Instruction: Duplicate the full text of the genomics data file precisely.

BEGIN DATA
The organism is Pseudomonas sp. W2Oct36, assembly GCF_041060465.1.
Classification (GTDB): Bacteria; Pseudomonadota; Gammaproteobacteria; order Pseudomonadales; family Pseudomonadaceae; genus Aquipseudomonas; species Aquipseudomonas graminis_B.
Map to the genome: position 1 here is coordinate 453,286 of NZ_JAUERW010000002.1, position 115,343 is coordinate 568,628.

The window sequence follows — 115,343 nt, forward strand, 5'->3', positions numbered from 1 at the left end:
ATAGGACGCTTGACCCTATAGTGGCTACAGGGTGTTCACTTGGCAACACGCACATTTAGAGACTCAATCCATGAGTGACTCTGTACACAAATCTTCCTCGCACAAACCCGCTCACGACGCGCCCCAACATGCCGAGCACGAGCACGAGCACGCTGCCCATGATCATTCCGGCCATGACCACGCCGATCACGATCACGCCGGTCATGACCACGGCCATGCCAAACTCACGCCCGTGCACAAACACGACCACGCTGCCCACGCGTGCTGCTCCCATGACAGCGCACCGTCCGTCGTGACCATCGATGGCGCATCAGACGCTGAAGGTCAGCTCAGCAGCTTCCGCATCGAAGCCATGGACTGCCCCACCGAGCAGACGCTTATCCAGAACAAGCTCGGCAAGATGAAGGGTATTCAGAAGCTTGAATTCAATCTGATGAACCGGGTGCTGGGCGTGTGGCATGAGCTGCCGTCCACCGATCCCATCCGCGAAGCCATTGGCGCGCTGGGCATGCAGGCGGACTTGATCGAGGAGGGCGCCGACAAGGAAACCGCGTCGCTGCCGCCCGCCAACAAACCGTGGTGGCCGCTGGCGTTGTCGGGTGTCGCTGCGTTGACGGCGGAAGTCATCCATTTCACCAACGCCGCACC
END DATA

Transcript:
The organism is Pseudomonas sp. W2Oct36, assembly GCF_041060465.1.
Classification (GTDB): Bacteria; Pseudomonadota; Gammaproteobacteria; order Pseudomonadales; family Pseudomonadaceae; genus Aquipseudomonas; species Aquipseudomonas graminis_B.
Map to the genome: position 1 here is coordinate 453,286 of NZ_JAUERW010000002.1, position 115,343 is coordinate 568,628.

The window sequence follows — 115,343 nt, forward strand, 5'->3', positions numbered from 1 at the left end:
ATAGGACGCTTGACCCTATAGTGGCTACAGGGTGTTCACTTGGCAACACGCACATTTAGAGACTCAATCCATGAGTGACTCTGTACACAAATCTTCCTCGCACAAACCCGCTCACGACGCGCCCCAACATGCCGAGCACGAGCACGAGCACGCTGCCCATGATCATTCCGGCCATGACCACGCCGATCACGATCACGCCGGTCATGACCACGGCCATGCCAAACTCACGCCCGTGCACAAACACGACCACGCTGCCCACGCGTGCTGCTCCCATGACAGCGCACCGTCCGTCGTGACCATCGATGGCGCATCAGACGCTGAAGGTCAGCTCAGCAGCTTCCGCATCGAAGCCATGGACTGCCCCACCGAGCAGACGCTTATCCAGAACAAGCTCGGCAAGATGAAGGGTATTCAGAAGCTTGAATTCAATCTGATGAACCGGGTGCTGGGCGTGTGGCATGAGCTGCCGTCCACCGATCCCATCCGCGAAGCCATTGGCGCGCTGGGCATGCAGGCGGACTTGATCGAGGAGGGCGCCGACAAGGAAACCGCGTCGCTGCCGCCCGCCAACAAACCGTGGTGGCCGCTGGCGTTGTCGGGTGTCGCTGCGTTGACGGCGGAAGTCATCCATTTCACCAACGCCGCACC